Adjunct secretary for the Congregation for the Doctrine of the Faith, Archbishop Charles Scicluna of Malta is helping lead Pope Francis’ efforts in battling sexual abuse in the Church. This is the second in a series of five articles on key personalities involved in the upcoming summit on sexual abuse.
Behind his cheery face, Archbishop Charles Scicluna of Malta, one of the organizers of the Vatican meeting on sexual abuse in February, is a redoubtable investigator.
Actually, he is a kind of “Elliot Ness of the Vatican,” who has investigated a series of shadowy and delicate matters for Popes Benedict XVI and Francis, including the worst sorts of crimes.
Yet nothing foreshadowed that Archbishop Scicluna, a Canadian born of Maltese parents who returned to the island at the age of eleven months, would eventually become the pope’s man in the battle against pedophilia.
Originally a canon lawyer, he prepared his doctoral thesis in Rome on Catholic marriage
under the guidance of future cardinal Raymond Burke, who was then defender of the bond at the Supreme Tribunal of the Apostolic Signatura.
Although the Signatura wanted to retain Scicluna in a post there, his archbishop needed him in Malta. As a result, he worked for five years dealing with marriage issues at the diocesan tribunal while teaching canon law.
But the archbishop eventually relented and allowed Scicluna to return to the Apostolic Signatura in 1995.
The man who investigated Marcial Maciel
In 2002, when Saint John Paul II entrusted the Congregation for the Doctrine of the Faith (CDF) with managing the child abuse issue, Scicluna became promoter of the faith and a close collaborator of Cardinal Joseph Ratzinger.
At this time, the latter was battling the entourage of the Polish pope, who prevented him from investigating Father Marcial Maciel, founder of the Legionaries of Christ, who was already accused of serious crimes.
Then on April 2, 2005, when Pope John Paul II died at the Vatican, Cardinal Ratzinger who had hoped to soon retire and wanted to “wrap up” several files, sent Scicluna to the United States to interview Father Maciel’s victims.
After he became pope, Ratzinger, now Benedict XVI appointed Archbishop William Levada head of the Congregation for the Doctrine of the Faith and instructed him to make the Maciel case file a priority. Just one year later, Maciel was found guilty.
In parallel with this, and with the full confidence of the German pope, Scicluna became the Vatican’s “zero tolerance” man against pedophilia, acting with unrelenting determination in the judicial sphere as well as promoting efforts at prevention.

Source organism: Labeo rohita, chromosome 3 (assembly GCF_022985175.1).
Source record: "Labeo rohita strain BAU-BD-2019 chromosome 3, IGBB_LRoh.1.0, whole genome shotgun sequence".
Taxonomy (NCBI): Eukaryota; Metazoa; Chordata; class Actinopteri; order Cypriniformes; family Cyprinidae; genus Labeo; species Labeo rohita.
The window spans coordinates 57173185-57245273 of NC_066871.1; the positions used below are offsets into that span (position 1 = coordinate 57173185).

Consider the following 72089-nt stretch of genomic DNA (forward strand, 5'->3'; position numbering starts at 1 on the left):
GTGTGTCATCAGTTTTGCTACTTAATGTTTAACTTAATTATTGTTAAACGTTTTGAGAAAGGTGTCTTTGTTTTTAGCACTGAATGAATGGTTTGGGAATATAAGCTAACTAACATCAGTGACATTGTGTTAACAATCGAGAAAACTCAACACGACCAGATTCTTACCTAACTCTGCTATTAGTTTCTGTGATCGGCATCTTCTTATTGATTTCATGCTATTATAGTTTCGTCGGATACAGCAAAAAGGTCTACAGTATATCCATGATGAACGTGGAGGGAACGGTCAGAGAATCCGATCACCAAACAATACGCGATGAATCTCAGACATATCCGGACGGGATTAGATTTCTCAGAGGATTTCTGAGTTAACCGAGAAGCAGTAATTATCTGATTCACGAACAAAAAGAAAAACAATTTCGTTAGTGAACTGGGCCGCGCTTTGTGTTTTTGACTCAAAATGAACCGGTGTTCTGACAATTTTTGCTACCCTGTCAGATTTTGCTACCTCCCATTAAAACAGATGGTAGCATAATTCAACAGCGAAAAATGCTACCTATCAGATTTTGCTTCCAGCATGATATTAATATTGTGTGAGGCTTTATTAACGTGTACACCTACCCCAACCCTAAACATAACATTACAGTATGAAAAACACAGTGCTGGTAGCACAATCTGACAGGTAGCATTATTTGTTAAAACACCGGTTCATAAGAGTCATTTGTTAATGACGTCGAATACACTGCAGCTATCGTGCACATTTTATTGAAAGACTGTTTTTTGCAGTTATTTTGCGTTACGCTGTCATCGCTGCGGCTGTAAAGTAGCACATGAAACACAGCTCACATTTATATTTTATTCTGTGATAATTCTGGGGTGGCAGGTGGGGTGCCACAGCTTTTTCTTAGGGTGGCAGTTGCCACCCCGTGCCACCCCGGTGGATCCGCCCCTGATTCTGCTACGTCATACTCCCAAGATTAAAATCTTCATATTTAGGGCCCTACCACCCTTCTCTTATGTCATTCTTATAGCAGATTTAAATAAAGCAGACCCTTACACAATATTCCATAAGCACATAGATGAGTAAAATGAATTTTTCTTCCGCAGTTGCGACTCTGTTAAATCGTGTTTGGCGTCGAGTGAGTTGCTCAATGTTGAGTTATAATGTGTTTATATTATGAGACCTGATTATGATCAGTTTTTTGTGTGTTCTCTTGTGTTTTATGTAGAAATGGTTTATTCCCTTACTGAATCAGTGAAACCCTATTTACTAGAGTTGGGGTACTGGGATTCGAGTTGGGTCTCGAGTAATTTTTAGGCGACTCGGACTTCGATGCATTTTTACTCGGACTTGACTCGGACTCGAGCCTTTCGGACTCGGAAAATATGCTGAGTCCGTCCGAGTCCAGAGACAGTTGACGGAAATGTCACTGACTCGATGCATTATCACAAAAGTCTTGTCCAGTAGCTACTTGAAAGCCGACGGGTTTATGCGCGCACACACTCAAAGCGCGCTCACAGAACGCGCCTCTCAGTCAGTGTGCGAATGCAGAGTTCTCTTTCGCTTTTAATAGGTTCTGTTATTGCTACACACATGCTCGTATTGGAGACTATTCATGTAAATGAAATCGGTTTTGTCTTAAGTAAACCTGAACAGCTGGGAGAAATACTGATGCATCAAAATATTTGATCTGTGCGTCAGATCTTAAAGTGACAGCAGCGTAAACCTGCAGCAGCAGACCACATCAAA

“He took his mission very much to heart, delving into the files. And he understood how to fight the inertia and cliques inside the Vatican,” recalls Frédéric Mounier, Vatican correspondent for La Croix at the time.
In recognition of his services, Scicluna was appointed auxiliary bishop of Malta in 2012. Pope Francis then made him archbishop in 2015 while still calling on his services in difficult matters.
During his visit to to Chile Pope Francis discovered the full extent of clerical sexual abuse, it was a catastrophe. The pope learned he had been deceived over the case of Bishop Juan Barros of Osorno, who was accused of having taken part in the abuse of a priest. Therefore, Francis personally ordered Archbishop Scicluna to investigate the Chilean sexual abuse crisis.
Despite a gallbladder operation, Archbishop Scicluna remained in Chile for a week, holding a series of meetings. Subsequently, the victims praised his “empathy,” something they had not experienced from Church leaders for a long time.
Scicluna later presented a voluminous 2,300 page report to the pope, spurring Francis to publicly express his “pain” and “shame” and to appeal for forgiveness from the victims, recognizing that “grave errors” had been committed because of a “lack of genuine and balanced information.”
Indispensable to the pope
Having become an indispensable aide to the pope on complex issues, Archbishop Scicluna was recalled to Rome last November as Adjunct Secretary of the Congregation for the Doctrine of the Faith.
This is a part-time post, since he has remained archbishop of Malta. Nevertheless, it gives him significant authority as he is in charge of the office of disciplinary matters, which recently had its staff increased to become a kind of “investigating” office against abusers for the Church.
Regarding the February meeting, Archbishop Scicluna told Vatican News that he was particularly hopeful that it would allow bishops, religious superiors and Curia officials to become aware of the “gravity of the situation” and to reflect together on solutions.
He himself has envisaged several changes to canon law. They include, for example, “a stronger role for metropolitan bishops”, as well as “a greater role for victims in the canonical process.”
The latter are actually glaringly absent from current canon law.
Article reproduced by kind permission of La Croix